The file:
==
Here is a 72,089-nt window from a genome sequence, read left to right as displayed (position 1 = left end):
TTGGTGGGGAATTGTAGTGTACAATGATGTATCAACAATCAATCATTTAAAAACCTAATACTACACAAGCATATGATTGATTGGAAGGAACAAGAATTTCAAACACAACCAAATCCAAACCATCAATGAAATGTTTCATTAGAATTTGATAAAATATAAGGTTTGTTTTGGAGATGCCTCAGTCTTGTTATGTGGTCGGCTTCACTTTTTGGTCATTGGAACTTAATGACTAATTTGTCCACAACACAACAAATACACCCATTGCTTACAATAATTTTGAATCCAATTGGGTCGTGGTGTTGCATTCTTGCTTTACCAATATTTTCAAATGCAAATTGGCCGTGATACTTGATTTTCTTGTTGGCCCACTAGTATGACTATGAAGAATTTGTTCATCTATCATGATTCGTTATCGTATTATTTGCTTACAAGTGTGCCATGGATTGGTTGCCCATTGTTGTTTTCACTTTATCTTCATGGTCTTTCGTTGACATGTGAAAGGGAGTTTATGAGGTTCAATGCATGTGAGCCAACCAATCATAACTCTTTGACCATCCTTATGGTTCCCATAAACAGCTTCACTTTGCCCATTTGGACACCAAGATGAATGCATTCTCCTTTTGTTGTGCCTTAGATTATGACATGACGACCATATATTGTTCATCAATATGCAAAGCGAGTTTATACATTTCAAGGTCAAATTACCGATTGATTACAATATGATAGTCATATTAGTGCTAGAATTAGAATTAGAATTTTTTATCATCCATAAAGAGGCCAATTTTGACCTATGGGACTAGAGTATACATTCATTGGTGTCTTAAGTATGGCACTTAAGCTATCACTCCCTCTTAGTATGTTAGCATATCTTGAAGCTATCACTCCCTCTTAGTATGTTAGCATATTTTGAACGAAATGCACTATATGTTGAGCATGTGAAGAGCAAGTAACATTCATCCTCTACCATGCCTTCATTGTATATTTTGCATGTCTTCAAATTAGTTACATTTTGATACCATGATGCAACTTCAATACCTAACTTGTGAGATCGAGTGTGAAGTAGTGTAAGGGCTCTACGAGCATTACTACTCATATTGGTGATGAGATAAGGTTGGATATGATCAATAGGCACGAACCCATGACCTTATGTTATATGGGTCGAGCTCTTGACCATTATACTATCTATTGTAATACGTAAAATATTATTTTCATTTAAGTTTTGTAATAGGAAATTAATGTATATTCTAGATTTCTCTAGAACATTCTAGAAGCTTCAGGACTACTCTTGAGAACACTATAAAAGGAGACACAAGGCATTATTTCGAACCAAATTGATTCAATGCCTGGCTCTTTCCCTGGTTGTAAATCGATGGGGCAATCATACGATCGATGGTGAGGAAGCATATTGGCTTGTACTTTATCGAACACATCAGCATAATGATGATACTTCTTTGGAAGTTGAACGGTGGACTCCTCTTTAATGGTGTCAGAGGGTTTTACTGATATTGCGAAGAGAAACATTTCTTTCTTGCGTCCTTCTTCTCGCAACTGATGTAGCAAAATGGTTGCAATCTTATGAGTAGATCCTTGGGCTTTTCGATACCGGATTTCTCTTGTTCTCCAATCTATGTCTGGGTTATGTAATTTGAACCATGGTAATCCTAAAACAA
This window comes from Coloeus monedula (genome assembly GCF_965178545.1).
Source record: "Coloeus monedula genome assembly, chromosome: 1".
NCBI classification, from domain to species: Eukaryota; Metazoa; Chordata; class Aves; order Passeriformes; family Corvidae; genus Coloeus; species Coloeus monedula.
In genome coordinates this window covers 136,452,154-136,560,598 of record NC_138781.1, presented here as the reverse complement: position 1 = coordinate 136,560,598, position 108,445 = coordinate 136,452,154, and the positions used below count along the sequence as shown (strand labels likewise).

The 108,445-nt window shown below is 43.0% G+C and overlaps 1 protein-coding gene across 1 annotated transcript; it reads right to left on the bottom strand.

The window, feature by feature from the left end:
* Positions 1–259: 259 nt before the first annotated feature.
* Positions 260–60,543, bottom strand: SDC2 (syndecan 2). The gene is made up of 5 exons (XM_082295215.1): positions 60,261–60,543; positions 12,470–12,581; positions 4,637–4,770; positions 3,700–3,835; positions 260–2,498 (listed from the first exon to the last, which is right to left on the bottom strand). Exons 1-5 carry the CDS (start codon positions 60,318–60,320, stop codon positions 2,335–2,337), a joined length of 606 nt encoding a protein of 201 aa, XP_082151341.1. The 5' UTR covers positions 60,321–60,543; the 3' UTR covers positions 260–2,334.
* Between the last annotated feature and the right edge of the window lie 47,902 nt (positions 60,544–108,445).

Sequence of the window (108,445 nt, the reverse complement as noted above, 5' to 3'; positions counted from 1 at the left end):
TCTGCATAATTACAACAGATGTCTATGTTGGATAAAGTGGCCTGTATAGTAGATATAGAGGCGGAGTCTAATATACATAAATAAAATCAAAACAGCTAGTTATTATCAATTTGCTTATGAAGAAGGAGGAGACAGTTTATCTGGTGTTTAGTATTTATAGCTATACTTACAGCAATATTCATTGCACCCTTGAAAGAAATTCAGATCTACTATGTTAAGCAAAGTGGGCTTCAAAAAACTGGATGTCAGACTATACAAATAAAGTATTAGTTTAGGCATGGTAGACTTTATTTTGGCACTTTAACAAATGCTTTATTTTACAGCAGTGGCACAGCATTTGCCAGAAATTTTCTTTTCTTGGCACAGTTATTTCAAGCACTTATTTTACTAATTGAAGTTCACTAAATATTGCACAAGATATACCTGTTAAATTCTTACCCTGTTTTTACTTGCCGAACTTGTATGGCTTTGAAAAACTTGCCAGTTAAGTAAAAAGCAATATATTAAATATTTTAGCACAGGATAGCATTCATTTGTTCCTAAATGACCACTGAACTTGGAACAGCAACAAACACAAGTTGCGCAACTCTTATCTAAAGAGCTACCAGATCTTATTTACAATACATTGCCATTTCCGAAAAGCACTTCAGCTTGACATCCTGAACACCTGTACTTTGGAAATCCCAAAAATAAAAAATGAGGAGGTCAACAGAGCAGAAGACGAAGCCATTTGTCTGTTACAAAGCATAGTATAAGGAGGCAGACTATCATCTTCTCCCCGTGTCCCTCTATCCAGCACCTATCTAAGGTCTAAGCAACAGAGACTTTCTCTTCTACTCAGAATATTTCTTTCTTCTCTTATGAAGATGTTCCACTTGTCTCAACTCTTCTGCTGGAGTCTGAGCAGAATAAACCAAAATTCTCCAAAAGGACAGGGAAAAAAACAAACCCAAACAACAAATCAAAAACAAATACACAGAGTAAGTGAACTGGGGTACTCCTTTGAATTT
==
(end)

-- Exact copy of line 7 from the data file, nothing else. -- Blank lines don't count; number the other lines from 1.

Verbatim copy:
The 108,445-nt window shown below is 43.0% G+C and overlaps 1 protein-coding gene across 1 annotated transcript; it reads right to left on the bottom strand.